The Environmental Protection Agency has quietly claimed that it has the authority to unilaterally garnish the wages of individuals who have been accused of violating its rules.
According to The Washington Times, the agency announced the plan to enhance its purview last week in a notice in the Federal Register. The notice claimed that federal law allows the EPA to “garnish non-Federal wages to collect delinquent non-tax debts owed the United States without first obtaining a court order.”
The push remains up in the air, however, as the agency says any “adverse comments” would prevent the EPA from moving forward — and some criticism has emerged in recent days.
Absent that, the rule could take effect Sept. 2. The EPA said the rule was not subject to review because it was not a “significant regulatory action.”
The EPA has claimed this new authority by citing the Debt Collection Improvement Act of 1996, which gives all federal agencies the power to conduct administrative wage garnishment, provided that the agency allows for hearings at which debtors can challenge the amount or the terms of a repayment schedule.
In response to the report, an EPA spokeswoman also pointed to a Department of Treasury rule from 2011 outlining debt collection for various agencies, including the EPA.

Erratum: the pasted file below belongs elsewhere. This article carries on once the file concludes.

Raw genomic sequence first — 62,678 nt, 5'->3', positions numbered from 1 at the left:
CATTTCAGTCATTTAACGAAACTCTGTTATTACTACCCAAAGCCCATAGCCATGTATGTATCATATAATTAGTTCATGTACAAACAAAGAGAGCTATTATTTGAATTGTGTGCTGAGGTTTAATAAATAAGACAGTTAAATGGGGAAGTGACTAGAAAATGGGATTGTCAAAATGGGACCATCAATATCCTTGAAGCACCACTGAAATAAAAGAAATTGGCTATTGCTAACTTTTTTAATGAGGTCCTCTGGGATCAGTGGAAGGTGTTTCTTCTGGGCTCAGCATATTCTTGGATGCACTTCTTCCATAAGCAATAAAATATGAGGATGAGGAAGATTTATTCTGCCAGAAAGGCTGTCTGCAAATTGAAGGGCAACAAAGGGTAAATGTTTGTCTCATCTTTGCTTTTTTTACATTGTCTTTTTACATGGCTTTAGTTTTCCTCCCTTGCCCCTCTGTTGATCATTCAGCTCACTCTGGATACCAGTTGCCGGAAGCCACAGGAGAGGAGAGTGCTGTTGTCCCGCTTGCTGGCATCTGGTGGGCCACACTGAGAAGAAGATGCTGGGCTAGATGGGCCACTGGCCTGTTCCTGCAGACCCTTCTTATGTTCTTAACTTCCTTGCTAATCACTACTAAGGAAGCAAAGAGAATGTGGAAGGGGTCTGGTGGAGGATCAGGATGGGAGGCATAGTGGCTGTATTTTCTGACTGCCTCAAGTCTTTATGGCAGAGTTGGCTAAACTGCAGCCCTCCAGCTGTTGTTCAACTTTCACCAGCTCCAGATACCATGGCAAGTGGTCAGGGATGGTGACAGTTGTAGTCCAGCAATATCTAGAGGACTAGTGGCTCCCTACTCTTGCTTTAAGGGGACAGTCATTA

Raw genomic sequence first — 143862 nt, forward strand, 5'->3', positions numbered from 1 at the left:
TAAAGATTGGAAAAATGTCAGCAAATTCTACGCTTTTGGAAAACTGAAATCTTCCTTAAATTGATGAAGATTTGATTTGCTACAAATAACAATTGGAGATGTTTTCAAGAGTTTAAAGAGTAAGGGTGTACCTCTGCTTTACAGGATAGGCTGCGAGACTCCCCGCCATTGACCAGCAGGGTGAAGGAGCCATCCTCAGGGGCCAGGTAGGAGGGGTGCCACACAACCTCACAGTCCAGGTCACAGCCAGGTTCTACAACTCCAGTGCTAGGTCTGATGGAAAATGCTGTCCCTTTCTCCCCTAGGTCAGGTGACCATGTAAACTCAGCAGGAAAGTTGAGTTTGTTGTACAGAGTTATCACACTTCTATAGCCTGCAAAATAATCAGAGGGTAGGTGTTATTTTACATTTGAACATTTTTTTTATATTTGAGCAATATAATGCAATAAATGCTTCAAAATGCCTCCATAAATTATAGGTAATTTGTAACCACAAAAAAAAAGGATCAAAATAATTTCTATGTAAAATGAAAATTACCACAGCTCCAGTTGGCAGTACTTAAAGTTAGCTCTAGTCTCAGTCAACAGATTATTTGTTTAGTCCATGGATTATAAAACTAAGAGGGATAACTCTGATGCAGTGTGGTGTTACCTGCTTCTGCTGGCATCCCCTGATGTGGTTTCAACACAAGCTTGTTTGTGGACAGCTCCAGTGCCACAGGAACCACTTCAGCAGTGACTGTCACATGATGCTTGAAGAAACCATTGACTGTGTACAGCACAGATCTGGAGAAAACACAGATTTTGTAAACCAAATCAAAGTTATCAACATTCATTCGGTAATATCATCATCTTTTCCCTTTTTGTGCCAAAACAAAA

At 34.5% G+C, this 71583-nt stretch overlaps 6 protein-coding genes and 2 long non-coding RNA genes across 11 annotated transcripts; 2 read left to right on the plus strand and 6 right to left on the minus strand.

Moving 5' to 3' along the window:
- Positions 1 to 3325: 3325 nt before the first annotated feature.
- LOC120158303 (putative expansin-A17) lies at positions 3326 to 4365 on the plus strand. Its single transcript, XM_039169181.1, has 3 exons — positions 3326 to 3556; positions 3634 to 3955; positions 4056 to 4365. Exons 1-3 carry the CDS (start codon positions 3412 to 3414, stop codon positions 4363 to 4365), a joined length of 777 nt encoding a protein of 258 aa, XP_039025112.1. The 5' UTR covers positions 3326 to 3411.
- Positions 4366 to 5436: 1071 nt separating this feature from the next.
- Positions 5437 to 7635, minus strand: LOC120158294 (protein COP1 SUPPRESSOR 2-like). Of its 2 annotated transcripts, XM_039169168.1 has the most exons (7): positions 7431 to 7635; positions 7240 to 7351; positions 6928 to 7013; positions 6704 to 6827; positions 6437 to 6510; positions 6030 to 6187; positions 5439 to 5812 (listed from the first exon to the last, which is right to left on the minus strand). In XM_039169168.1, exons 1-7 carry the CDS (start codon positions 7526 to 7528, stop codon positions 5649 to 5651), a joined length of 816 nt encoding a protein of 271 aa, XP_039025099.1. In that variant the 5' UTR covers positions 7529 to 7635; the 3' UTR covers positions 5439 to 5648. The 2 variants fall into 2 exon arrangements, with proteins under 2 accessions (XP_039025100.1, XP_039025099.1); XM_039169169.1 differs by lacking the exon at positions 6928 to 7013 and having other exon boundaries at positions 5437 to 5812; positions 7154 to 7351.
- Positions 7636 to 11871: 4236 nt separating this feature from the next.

“Administrative Wage Garnishment (AWG) would apply only after EPA attempts to collect delinquent debts and after Treasury attempts to collect delinquent debts through other means,” the spokeswoman told FoxNews.com. The spokeswoman added that the agency would provide notice “prior to any action,” giving the debtor the opportunity to “review, contest or enter into a repayment agreement.”
The plan has drawn protests from conservatives, including Sen. John Barrasso, R-Wyo., who told The Washington Times, “The EPA has a history of overreaching its authority. It seems like once again the EPA is trying to take power it doesn’t have away from American citizens.”
The conservative Heritage Foundation claimed that the rule gives the EPA “unbridled discretion” over the process of challenging fines. David Addington, group vice president for research at Heritage, told the Times that the rule not only puts the burden of proof on the debtor, rather than the agency, but also allows the EPA to decide whether a debtor even gets a chance to present a defense before picking whomever it chooses to serve as a hearing officer.
The amount of money the EPA has collected in fines has increased steadily since President Obama took office. In 2012, the agency took in $252 million in fines, up from just $96 million in 2009.